This recipe is wonderful for people short on time or spoons. It is a high-water, low-yeast, long-rise recipe where time does the work of developing the gluten, instead of your hands and muscles. You do need a good cooking vessel and the strength to lift it in and out of the oven, but otherwise the ingredient, equipment, and activity needs are fairly minimal. My breadmaker languishes in the cupboard these days, only dragged out if we want bread the same day, or to make jam.
The texture is lovely – a little bit sourdough, a little bit Italian, a little bit ciabatta. You can adjust the texture and taste in a few ways – this is what I’ve settled on as my basic recipe, but do please play with it. I’ve never made an effort to do this with any non-wheat flours, and I feel that this particular recipe is pretty much dependent on gluten, but others have tried – and tried, and tried – and some have made edible things.
People keep asking how I make it, but as I don’t measure particularly much and it’s all done by feel and experience now, I tend to wave my hands pointlessly in the air and generally fail at getting across how exactly I make this stuff. So here’s a photo tutorial!
Very image heavy below the cut. I’m sorry, I haven’t alt-tagged and title-tagged all the gazillion photos, but I do describe the action in the post text.
Ingredients And Equipment
You will need:
* About three cups of flour. I use one-third wholemeal flour, two-thirds organic baker’s flour (high gluten). I have made this before with regular plain flour, and it still works fine. Add more wholemeal if you like, but you’ll find your rise is much less enthusiastic.
* About two teaspoons of salt.
* About two cups of water.
* About a third to a half a teaspoon of instant yeast.
* A large bowl.
* A mixing spoon.
* A lidded cooking vessel that can take a very high heat.
* Oven gauntlets.
* A clean tea towel.
Optional ingredients include: seeds (poppy, sesame, caraway, sunflower, nigella, whatever else you like), orange juice, olive oil, herbs, nuts, etc. Also handy: A dough scraper (but you can use a spoon if you really want to).
I use these gorgeous gauntlets. They are very heavy duty, and have silicone grips for extra grippiness and extra heat resistance. This pot will be HOT. And heavy.
This is my bread pot. It’s an oval Le Creuset dutch oven. Be sure to cover the handle liberally with aluminium foil; if you don’t, it will smoke and burn and smell really, really bad. Other people have used lidded Pyrex (risky? some say yes, some say no), various heatproof lidded ceramic pots, and so on. I can’t emphasis this too much: your oven will be HOT. Make sure your cooking vessel can take it. You also want something with a good thermal mass, not a thin metal pan. I recommend cast iron, either enamelled or not.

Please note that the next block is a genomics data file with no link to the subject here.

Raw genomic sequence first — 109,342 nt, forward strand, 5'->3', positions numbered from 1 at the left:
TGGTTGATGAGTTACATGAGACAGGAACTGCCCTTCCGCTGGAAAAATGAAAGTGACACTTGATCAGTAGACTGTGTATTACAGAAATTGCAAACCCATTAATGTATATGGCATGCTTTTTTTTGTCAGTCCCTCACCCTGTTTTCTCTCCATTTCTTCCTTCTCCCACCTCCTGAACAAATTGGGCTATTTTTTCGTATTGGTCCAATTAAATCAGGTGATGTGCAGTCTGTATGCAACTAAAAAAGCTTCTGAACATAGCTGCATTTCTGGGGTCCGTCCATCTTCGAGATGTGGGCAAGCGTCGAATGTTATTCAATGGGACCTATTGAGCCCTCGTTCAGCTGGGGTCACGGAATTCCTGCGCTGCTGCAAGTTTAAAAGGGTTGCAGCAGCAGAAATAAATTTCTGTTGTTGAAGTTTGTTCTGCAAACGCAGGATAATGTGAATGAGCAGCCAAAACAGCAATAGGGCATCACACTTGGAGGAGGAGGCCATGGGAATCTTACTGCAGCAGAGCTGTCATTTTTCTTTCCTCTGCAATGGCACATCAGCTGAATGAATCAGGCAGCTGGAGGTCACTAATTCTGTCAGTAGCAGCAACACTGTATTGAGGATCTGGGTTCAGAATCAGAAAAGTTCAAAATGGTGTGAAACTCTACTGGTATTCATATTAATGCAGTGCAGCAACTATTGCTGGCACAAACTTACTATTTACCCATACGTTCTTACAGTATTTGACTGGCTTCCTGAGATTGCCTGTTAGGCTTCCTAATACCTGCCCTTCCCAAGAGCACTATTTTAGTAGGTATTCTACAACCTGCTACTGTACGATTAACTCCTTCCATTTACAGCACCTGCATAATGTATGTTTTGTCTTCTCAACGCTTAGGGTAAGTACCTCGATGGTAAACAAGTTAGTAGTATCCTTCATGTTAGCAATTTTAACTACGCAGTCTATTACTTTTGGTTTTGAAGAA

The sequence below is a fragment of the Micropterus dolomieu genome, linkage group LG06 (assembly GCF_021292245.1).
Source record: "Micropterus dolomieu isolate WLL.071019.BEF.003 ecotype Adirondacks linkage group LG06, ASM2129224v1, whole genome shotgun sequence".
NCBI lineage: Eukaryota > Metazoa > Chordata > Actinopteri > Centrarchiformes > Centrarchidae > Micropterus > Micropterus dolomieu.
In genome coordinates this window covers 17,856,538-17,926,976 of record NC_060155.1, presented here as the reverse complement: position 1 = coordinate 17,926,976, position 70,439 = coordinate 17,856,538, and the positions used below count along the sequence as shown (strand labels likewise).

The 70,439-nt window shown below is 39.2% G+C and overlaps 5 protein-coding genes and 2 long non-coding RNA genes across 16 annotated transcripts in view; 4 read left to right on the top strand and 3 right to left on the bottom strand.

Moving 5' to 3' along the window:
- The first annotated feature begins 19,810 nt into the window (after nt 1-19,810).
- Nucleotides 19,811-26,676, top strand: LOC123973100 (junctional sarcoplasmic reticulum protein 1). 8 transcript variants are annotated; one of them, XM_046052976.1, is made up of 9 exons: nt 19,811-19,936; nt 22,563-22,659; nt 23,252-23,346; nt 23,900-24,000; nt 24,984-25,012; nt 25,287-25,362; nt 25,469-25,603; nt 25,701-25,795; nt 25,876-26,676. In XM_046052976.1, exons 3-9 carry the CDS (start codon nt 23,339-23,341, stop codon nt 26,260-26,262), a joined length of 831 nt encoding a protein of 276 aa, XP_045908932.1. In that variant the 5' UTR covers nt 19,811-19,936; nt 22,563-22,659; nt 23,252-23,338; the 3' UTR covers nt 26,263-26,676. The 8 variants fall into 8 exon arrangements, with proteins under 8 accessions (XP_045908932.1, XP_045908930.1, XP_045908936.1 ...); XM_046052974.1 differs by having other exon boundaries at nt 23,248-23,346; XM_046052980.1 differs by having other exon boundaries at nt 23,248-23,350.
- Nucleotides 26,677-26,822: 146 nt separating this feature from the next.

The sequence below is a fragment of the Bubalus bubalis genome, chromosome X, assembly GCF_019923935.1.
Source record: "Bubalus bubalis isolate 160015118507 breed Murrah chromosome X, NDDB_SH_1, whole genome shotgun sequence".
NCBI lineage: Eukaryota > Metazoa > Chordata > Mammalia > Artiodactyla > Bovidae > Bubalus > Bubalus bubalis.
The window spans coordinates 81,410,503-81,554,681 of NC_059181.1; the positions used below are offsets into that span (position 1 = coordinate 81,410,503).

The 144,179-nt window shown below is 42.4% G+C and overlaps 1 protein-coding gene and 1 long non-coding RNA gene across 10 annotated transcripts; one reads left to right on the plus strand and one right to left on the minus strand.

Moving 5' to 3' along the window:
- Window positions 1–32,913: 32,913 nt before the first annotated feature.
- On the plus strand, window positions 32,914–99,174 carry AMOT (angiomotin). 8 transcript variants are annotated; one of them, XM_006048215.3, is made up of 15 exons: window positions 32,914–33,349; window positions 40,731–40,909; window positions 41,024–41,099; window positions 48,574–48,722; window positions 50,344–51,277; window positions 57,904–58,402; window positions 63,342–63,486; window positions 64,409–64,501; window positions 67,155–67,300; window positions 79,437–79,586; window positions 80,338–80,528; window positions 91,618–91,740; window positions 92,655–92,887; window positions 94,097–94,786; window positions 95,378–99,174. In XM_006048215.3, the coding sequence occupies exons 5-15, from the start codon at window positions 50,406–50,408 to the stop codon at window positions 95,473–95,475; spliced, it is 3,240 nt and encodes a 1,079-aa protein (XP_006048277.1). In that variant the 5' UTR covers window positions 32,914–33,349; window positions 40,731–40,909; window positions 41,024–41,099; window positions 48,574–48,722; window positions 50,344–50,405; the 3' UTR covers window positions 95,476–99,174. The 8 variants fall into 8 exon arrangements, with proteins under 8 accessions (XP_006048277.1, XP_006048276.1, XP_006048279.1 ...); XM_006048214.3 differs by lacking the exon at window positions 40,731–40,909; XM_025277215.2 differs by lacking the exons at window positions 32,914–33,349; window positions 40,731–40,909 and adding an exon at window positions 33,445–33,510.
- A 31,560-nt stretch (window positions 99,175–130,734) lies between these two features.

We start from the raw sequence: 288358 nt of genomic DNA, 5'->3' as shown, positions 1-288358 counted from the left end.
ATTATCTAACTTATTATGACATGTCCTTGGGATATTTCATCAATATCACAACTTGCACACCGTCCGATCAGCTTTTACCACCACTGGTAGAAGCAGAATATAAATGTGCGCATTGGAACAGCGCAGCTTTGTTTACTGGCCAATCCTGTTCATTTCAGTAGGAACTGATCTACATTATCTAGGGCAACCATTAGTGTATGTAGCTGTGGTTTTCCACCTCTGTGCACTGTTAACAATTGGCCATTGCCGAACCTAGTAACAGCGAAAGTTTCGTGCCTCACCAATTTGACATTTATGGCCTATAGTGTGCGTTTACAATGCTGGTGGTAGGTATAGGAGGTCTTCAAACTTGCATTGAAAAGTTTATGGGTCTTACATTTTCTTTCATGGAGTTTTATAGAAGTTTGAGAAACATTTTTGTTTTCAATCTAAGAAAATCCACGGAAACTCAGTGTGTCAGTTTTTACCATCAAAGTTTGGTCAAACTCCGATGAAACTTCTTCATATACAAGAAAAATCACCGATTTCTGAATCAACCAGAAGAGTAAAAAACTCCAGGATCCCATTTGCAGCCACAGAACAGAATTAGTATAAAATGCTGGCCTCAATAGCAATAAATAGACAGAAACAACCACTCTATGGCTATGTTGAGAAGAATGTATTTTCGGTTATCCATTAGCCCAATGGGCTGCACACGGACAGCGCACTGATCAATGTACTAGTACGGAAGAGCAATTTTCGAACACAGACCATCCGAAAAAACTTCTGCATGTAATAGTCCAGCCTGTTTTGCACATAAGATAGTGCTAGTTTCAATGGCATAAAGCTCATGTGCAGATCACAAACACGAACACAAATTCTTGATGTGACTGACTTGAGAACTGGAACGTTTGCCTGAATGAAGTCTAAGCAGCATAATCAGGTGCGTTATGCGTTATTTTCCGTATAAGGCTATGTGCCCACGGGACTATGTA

Making the dough
First step! Measure out your flour. I use whatever coffee cup comes to hand, and I throw in around one cup of wholemeal flour, and two cups of white. I don’t shake or level or anything else fancy, I just scoop and throw. You’ll adjust the texture in the water step.
Make sure your bowl is quite a bit bigger than your mix. You will get a lot of rising later, maybe double or triple the size of the stuff. Or sometimes more.
Yeast. About a third of a teaspoon for a long rise (overnight); you can speed up the rise a bit by adding more yeast and mixing with warm water, but you will sacrifice texture and taste if you do this. I use a table teaspoon, not a measuring spoon.
Salt! Two heaped teaspoons. Yes, it needs salt. I left it out once and BLEAGH. Also, the salt helps preserve the bread. You can get all fancy and use expensive salt if you want. I don’t bother.
Mix up those dry ingredients. You can add some poppy seeds or other bits ‘n’ pieces now.
Now for the wet stuff. You can optionally add around a capful or two of orange juice, to make the yeasties extra happy. Don’t worry about it if you don’t have this handy.
You can also add olive oil. I do around 20-30 seconds of this dribbler, which I think is something like a tablespoon or a dessertspoon or something in this order of magnitude. It’s no big deal if you leave this out, but don’t leave out the salt. Really.
Top that cup up with tap water. Chuck it in.
Grab another cup of tap water, but don’t put all of this in. Put maybe a half, or mmmaybe two thirds, depending on how heapy you did the flour cups back at the start.